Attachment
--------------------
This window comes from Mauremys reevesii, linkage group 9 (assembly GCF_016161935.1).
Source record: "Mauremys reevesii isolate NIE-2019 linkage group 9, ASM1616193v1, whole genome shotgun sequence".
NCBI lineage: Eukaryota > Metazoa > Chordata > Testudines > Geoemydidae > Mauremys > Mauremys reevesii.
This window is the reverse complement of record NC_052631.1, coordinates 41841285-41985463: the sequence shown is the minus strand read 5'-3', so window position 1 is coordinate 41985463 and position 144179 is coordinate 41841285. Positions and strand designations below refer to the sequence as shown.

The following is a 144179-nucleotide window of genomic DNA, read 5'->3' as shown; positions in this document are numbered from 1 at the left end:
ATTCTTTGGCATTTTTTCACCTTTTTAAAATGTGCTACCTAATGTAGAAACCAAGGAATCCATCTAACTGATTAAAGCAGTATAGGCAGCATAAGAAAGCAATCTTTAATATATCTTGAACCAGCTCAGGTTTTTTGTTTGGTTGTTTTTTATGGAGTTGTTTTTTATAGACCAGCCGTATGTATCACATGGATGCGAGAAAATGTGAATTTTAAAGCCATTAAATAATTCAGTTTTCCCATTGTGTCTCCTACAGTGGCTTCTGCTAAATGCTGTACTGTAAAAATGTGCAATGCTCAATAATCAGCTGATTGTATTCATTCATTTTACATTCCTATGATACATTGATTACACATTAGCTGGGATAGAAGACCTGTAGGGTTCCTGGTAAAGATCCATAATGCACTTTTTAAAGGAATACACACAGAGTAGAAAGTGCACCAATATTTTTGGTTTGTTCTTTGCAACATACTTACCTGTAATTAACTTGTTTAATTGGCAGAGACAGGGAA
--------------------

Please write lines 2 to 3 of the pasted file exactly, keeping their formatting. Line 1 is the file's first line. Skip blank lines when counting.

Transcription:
Source record: "Mauremys reevesii isolate NIE-2019 linkage group 9, ASM1616193v1, whole genome shotgun sequence".
NCBI lineage: Eukaryota > Metazoa > Chordata > Testudines > Geoemydidae > Mauremys > Mauremys reevesii.